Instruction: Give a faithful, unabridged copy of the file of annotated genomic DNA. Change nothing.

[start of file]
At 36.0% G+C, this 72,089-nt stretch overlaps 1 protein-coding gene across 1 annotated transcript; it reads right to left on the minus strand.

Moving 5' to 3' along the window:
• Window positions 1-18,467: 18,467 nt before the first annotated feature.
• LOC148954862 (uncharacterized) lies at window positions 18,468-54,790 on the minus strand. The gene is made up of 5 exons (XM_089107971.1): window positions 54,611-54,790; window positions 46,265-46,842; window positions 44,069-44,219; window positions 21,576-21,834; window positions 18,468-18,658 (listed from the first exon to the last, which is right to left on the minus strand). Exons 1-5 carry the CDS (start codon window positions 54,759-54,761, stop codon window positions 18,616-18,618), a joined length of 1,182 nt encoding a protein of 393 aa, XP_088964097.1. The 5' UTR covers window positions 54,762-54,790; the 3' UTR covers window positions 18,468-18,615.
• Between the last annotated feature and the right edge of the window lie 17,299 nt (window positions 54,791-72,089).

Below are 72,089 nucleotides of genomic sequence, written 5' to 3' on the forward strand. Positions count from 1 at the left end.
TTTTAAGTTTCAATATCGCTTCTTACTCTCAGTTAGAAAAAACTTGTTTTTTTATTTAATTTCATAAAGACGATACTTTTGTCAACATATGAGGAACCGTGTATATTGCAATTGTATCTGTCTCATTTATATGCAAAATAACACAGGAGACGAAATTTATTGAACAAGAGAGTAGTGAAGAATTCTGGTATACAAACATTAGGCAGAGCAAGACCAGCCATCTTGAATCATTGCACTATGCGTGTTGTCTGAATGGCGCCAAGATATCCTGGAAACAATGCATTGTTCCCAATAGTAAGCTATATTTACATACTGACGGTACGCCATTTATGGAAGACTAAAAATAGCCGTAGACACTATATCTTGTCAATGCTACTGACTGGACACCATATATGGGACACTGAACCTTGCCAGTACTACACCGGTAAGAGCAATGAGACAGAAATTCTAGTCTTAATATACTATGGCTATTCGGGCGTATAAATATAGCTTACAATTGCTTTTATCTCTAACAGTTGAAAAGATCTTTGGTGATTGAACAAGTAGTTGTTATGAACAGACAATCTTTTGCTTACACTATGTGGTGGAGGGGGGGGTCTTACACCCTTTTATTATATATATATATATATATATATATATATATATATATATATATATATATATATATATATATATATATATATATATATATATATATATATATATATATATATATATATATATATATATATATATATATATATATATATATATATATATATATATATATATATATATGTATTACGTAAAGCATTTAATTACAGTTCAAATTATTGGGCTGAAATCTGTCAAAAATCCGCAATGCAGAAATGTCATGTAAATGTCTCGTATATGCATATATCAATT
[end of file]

At 36.0% G+C, this 72,089-nt stretch overlaps 1 protein-coding gene across 1 annotated transcript; it reads right to left on the minus strand.

Moving 5' to 3' along the window:
• Window positions 1-18,467: 18,467 nt before the first annotated feature.
• LOC148954862 (uncharacterized) lies at window positions 18,468-54,790 on the minus strand. The gene is made up of 5 exons (XM_089107971.1): window positions 54,611-54,790; window positions 46,265-46,842; window positions 44,069-44,219; window positions 21,576-21,834; window positions 18,468-18,658 (listed from the first exon to the last, which is right to left on the minus strand). Exons 1-5 carry the CDS (start codon window positions 54,759-54,761, stop codon window positions 18,616-18,618), a joined length of 1,182 nt encoding a protein of 393 aa, XP_088964097.1. The 5' UTR covers window positions 54,762-54,790; the 3' UTR covers window positions 18,468-18,615.
• Between the last annotated feature and the right edge of the window lie 17,299 nt (window positions 54,791-72,089).

Below are 72,089 nucleotides of genomic sequence, written 5' to 3' on the forward strand. Positions count from 1 at the left end.
TTTTAAGTTTCAATATCGCTTCTTACTCTCAGTTAGAAAAAACTTGTTTTTTTATTTAATTTCATAAAGACGATACTTTTGTCAACATATGAGGAACCGTGTATATTGCAATTGTATCTGTCTCATTTATATGCAAAATAACACAGGAGACGAAATTTATTGAACAAGAGAGTAGTGAAGAATTCTGGTATACAAACATTAGGCAGAGCAAGACCAGCCATCTTGAATCATTGCACTATGCGTGTTGTCTGAATGGCGCCAAGATATCCTGGAAACAATGCATTGTTCCCAATAGTAAGCTATATTTACATACTGACGGTACGCCATTTATGGAAGACTAAAAATAGCCGTAGACACTATATCTTGTCAATGCTACTGACTGGACACCATATATGGGACACTGAACCTTGCCAGTACTACACCGGTAAGAGCAATGAGACAGAAATTCTAGTCTTAATATACTATGGCTATTCGGGCGTATAAATATAGCTTACAATTGCTTTTATCTCTAACAGTTGAAAAGATCTTTGGTGATTGAACAAGTAGTTGTTATGAACAGACAATCTTTTGCTTACACTATGTGGTGGAGGGGGGGGTCTTACACCCTTTTATTATATATATATATATATATATATATATATATATATATATATATATATATATATATATATATATATATATATATATATATATATATATATATATATATATATATATATATATATATATATATATATATATATATATATATATATATATATATATATATATATATATGTATTACGTAAAGCATTTAATTACAGTTCAAATTATTGGGCTGAAATCTGTCAAAAATCCGCAATGCAGAAATGTCATGTAAATGTCTCGTATATGCATATATCAATT